The Advent of Coeducation and Trinity University


Standing in the aisle, looking towards the garden Photo credit: Elizabeth Nelson

History matters. It shapes how we think and the institutions that surround us. This column will focus on the impacts of history and how it shapes our world. To start with, I will look at the founding of Trinity University and its intersection with the rise of coeducation and religion.

According to R. Douglas Brackenridge’s “Trinity University: A Tale of Three Cities,” Cumberland Presbyterians founded Trinity in 1869 with the intention of creating “a university of the highest order,” or a university based in Texas that would become as prestigious as Princeton.

Established in Tehuacana, Texas, Trinity was coeducational from its inception. This is significant because Trinity’s founding occurred during a time period where, according to Baylor Professor Andrea Turpin’sA New Moral Vision,” education’s purpose shifted as women began entering higher education.

Oberlin College began the trend of embracing coeducation, while other newly established schools — such as Mount Holyoke College, Wellesley College and Vassar College — taught women exclusively. However, established eastern schools — such as Harvard University, Princeton University and Yale University — either remained male-only institutions or established women-only coordinate colleges with less funding. These coordinate colleges shared a university faculty and were quasi-independent, had less funding than their affiliated university and allowed their affiliated university to maintain its focus on educating male leaders.

Western schools were thus more likely to embrace or at least adopt coeducation. The established eastern schools emphasized that their purpose was to educate men for positions of power and responsibility in the world — not women. This traditionalist view of the purpose of schools remained in place in these Ivy league schools until the 1960s when they began admitting women.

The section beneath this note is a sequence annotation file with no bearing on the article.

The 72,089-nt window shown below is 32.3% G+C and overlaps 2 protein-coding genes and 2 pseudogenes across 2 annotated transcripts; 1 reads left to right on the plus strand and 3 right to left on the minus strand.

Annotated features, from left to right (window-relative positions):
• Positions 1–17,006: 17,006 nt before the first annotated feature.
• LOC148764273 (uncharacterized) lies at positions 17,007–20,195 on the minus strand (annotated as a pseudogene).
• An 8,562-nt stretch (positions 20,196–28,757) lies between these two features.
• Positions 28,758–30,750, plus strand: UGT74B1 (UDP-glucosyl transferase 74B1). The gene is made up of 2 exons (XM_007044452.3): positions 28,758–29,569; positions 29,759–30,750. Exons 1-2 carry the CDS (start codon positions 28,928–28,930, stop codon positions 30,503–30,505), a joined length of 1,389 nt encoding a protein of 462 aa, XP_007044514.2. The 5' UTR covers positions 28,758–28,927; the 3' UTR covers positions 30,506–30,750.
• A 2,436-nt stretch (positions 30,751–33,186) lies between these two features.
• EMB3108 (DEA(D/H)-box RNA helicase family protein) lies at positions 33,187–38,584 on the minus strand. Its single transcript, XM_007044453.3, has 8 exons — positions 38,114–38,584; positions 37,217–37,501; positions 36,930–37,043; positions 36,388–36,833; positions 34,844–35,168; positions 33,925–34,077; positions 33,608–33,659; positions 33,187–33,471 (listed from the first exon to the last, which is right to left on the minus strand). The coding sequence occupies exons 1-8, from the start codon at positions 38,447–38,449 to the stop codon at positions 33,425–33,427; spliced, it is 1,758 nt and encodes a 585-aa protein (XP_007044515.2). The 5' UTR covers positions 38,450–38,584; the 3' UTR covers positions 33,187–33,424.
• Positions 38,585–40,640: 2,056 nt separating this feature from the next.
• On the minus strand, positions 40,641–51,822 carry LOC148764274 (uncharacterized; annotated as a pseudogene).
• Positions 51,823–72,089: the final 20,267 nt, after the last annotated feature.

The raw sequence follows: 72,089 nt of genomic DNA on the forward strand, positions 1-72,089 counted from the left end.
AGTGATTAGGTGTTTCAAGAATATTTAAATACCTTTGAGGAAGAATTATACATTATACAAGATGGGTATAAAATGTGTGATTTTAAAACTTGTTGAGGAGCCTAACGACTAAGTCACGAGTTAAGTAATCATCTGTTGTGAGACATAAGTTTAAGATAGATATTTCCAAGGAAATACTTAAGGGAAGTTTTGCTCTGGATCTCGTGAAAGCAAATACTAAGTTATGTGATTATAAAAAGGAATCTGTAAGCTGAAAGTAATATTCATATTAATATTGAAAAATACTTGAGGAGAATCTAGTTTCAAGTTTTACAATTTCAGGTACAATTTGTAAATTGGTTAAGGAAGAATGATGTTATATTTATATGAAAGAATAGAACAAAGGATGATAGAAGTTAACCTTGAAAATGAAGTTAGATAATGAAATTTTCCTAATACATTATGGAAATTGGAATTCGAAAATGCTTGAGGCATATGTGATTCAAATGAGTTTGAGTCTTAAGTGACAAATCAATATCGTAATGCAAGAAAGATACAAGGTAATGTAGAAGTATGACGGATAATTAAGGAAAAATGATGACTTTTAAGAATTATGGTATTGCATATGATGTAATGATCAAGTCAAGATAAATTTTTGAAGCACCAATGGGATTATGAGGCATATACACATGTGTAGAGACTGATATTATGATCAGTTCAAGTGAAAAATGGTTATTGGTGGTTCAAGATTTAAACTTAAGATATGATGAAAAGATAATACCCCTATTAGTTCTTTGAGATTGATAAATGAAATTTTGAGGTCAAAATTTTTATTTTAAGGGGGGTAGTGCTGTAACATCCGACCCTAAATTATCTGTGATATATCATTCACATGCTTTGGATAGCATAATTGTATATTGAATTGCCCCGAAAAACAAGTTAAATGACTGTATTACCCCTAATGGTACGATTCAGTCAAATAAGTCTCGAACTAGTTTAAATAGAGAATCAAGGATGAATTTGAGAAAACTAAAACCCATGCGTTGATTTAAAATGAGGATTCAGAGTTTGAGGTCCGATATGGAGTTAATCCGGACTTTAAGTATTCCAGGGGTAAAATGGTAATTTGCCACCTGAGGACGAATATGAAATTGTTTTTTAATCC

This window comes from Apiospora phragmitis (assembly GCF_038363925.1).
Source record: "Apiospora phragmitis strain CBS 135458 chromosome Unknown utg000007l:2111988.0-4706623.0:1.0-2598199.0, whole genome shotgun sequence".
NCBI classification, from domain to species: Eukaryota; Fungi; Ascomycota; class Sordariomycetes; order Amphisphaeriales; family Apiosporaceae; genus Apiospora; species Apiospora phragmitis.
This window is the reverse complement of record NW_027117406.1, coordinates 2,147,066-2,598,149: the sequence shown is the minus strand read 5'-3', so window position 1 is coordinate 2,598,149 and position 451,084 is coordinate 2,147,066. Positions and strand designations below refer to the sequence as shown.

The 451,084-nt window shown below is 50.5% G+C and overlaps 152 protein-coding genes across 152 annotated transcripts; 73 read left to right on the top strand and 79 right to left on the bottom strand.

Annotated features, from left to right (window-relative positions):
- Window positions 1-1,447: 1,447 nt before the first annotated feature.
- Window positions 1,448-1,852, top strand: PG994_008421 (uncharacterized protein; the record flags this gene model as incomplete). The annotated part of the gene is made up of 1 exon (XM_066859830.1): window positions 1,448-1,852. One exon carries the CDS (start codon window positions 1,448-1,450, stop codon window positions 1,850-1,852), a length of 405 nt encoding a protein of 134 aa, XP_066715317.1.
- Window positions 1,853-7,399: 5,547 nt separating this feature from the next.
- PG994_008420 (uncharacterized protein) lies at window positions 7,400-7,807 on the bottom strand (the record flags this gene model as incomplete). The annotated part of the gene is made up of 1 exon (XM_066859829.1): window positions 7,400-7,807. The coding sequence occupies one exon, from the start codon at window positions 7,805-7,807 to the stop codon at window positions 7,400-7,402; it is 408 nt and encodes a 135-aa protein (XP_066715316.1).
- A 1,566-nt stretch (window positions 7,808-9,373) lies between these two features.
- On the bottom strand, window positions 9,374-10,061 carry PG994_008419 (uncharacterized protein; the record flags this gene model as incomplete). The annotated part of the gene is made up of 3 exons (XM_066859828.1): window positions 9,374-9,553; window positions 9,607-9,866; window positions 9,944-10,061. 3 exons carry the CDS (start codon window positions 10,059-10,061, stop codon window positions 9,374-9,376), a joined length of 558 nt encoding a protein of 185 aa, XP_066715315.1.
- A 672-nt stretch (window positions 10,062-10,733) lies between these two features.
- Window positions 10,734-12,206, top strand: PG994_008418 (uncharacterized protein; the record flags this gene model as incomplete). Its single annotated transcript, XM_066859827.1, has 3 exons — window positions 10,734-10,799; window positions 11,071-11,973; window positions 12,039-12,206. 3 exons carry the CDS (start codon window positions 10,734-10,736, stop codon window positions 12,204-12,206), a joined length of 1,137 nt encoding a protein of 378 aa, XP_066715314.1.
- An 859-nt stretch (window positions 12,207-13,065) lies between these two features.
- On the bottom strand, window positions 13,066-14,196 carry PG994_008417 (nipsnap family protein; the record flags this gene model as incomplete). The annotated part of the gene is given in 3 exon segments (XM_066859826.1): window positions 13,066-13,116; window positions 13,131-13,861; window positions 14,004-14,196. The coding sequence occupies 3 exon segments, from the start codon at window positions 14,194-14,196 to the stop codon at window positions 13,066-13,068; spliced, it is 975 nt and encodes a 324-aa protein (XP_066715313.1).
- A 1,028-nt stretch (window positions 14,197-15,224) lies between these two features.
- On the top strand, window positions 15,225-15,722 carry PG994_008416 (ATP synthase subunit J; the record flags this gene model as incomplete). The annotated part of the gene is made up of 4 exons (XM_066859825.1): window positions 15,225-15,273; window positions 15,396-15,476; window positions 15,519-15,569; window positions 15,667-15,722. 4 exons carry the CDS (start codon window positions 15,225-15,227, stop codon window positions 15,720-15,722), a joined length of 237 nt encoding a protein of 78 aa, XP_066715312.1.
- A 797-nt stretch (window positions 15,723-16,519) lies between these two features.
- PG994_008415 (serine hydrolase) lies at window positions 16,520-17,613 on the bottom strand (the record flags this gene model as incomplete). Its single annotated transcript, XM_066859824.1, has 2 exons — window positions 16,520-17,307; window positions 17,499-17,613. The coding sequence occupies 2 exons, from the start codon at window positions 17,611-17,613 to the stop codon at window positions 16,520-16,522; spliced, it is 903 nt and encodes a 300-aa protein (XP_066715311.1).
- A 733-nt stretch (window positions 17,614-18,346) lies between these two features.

Schools embracing coeducation were motivated by what Turpin terms “evangelical pragmatism.” Essentially, universities — both public and private — were viewed as tools educating individuals to serve Christian moral purposes.

University founders found it imperative to reach as many people as feasibly possible — including women — which made up the evangelical component of evangelical pragmatism. Since money was a concern and coed institutions were cheaper than establishing separate institutions, many of these schools adopted coeducation, which formed the pragmatic aspect. Trinity’s coeducational foundations were likely rooted in this evangelical pragmatism.

Early on, Trinity struggled for funding and maintained dangerously low enrollments. Despite coeducation originating pragmatically it eventually became controversial, but Trinity faculty rallied to defend coeducation’s virtues. Trinity has remained coeducational to this day.

While Cumberland Presbyterians were not necessarily liberal, the emphasis on spreading Gospel and creating more, better Christians likely influenced their decision to keep Trinity coeducational, mirroring other schools founded in the west during this time period.

Though I’m simplifying this process, it is telling that less prestigious universities embraced coeducation more quickly than schools in areas framed as progressive. Even if they were in a liberal environment, established structures stifled imperatives to change established educational institutions while the openness and need for funding in the west facilitated coeducation.

Coeducation did not, however, treat men and women equally. This was true for Trinity as well. Trinity women were subjected to stricter dress codes and standards of moral conduct than their male counterparts who did not have to suffer such indignities. For example, up until the 50s and 60s, Trinity women faced regulations such as curfews and clothing restrictions that men did not. Essentially, while coeducation was adopted, it did not lead to immediate equality.

The different type of education that women received — or were excluded from — shaped the social networks formed in colleges and helped to facilitate the placement of men in more powerful societal positions. When looking at our modern world, one wonders if CEOs, politicians and other people in leadership positions would be more representative of the general population if schools such as Yale and Princeton had started accepting women as students earlier than the 60s and coed schools had treated students as equals.

As Turpin mentioned in my interview with her, the history of education is important “because it affects things” such as who holds power, who is privileged in society and who gets to make the social connections that allow them to advance in society. The history of education allows us to understand how protection of established privileges can perpetuate societal inequalities, whereas pragmatism can lead to unexpected outcomes such as coeducation. This leads to a situation where a denominational southwestern school, such as Trinity, embraced coeducation, while it took the Ivy League (with the exception of Cornell) another century to do so.